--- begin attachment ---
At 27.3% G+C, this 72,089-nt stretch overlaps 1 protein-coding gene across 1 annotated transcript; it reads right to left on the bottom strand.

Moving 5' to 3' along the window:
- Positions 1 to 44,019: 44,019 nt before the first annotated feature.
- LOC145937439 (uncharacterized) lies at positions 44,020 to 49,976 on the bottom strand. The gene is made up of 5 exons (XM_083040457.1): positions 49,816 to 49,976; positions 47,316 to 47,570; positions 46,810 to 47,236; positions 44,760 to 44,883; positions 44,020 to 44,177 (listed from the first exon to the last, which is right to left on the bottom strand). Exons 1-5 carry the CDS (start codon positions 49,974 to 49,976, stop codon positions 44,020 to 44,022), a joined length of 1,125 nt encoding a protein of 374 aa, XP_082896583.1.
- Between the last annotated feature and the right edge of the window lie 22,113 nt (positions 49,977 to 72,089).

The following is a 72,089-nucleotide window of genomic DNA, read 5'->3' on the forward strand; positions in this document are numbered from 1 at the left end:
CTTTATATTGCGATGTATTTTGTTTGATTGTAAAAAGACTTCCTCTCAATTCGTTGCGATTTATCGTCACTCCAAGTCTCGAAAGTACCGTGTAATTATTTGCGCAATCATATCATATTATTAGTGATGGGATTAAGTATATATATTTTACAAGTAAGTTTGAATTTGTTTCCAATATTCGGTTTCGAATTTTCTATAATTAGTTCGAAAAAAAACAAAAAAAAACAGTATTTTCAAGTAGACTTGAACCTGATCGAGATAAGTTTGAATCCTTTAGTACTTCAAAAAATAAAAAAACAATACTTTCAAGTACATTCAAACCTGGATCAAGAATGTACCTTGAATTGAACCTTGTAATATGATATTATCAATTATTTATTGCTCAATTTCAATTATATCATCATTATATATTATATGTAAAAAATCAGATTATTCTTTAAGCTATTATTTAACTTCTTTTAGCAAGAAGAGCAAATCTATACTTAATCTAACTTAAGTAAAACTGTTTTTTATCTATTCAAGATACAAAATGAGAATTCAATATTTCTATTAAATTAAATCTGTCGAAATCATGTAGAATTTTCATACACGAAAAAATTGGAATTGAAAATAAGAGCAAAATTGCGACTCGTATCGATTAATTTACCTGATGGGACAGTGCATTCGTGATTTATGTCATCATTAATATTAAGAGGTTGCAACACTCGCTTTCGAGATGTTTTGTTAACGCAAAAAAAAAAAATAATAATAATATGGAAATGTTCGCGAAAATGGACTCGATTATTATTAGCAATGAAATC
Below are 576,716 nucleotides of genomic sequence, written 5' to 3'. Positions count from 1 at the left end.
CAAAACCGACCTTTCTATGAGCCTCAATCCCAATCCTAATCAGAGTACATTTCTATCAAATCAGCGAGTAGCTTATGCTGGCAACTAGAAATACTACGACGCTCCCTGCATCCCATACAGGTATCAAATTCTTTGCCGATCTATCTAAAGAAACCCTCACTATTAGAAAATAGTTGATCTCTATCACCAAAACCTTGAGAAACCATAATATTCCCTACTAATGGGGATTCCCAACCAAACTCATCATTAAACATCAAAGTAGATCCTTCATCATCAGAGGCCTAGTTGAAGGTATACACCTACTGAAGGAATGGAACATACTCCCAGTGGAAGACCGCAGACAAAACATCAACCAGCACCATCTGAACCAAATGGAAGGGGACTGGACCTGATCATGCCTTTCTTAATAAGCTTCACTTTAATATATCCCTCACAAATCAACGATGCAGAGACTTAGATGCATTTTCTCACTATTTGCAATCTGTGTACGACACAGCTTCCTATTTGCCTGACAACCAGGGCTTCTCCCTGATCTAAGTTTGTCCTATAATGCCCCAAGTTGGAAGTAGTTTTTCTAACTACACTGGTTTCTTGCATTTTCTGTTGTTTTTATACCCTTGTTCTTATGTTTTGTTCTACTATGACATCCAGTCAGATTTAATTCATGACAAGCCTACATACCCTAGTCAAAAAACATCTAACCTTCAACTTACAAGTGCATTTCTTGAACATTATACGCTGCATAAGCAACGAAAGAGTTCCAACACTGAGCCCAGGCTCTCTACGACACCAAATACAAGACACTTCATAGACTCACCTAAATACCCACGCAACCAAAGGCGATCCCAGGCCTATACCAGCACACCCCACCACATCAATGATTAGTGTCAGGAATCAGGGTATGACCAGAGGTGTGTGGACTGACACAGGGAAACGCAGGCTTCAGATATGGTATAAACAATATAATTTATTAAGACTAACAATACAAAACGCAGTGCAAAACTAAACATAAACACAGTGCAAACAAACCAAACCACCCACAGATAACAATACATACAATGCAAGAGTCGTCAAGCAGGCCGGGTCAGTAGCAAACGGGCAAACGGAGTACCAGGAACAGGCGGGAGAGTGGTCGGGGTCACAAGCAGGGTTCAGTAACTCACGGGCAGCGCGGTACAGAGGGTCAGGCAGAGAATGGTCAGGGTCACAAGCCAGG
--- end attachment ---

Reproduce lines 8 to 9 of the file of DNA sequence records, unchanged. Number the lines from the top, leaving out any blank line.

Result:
Below are 576,716 nucleotides of genomic sequence, written 5' to 3'. Positions count from 1 at the left end.
CAAAACCGACCTTTCTATGAGCCTCAATCCCAATCCTAATCAGAGTACATTTCTATCAAATCAGCGAGTAGCTTATGCTGGCAACTAGAAATACTACGACGCTCCCTGCATCCCATACAGGTATCAAATTCTTTGCCGATCTATCTAAAGAAACCCTCACTATTAGAAAATAGTTGATCTCTATCACCAAAACCTTGAGAAACCATAATATTCCCTACTAATGGGGATTCCCAACCAAACTCATCATTAAACATCAAAGTAGATCCTTCATCATCAGAGGCCTAGTTGAAGGTATACACCTACTGAAGGAATGGAACATACTCCCAGTGGAAGACCGCAGACAAAACATCAACCAGCACCATCTGAACCAAATGGAAGGGGACTGGACCTGATCATGCCTTTCTTAATAAGCTTCACTTTAATATATCCCTCACAAATCAACGATGCAGAGACTTAGATGCATTTTCTCACTATTTGCAATCTGTGTACGACACAGCTTCCTATTTGCCTGACAACCAGGGCTTCTCCCTGATCTAAGTTTGTCCTATAATGCCCCAAGTTGGAAGTAGTTTTTCTAACTACACTGGTTTCTTGCATTTTCTGTTGTTTTTATACCCTTGTTCTTATGTTTTGTTCTACTATGACATCCAGTCAGATTTAATTCATGACAAGCCTACATACCCTAGTCAAAAAACATCTAACCTTCAACTTACAAGTGCATTTCTTGAACATTATACGCTGCATAAGCAACGAAAGAGTTCCAACACTGAGCCCAGGCTCTCTACGACACCAAATACAAGACACTTCATAGACTCACCTAAATACCCACGCAACCAAAGGCGATCCCAGGCCTATACCAGCACACCCCACCACATCAATGATTAGTGTCAGGAATCAGGGTATGACCAGAGGTGTGTGGACTGACACAGGGAAACGCAGGCTTCAGATATGGTATAAACAATATAATTTATTAAGACTAACAATACAAAACGCAGTGCAAAACTAAACATAAACACAGTGCAAACAAACCAAACCACCCACAGATAACAATACATACAATGCAAGAGTCGTCAAGCAGGCCGGGTCAGTAGCAAACGGGCAAACGGAGTACCAGGAACAGGCGGGAGAGTGGTCGGGGTCACAAGCAGGGTTCAGTAACTCACGGGCAGCGCGGTACAGAGGGTCAGGCAGAGAATGGTCAGGGTCACAAGCCAGG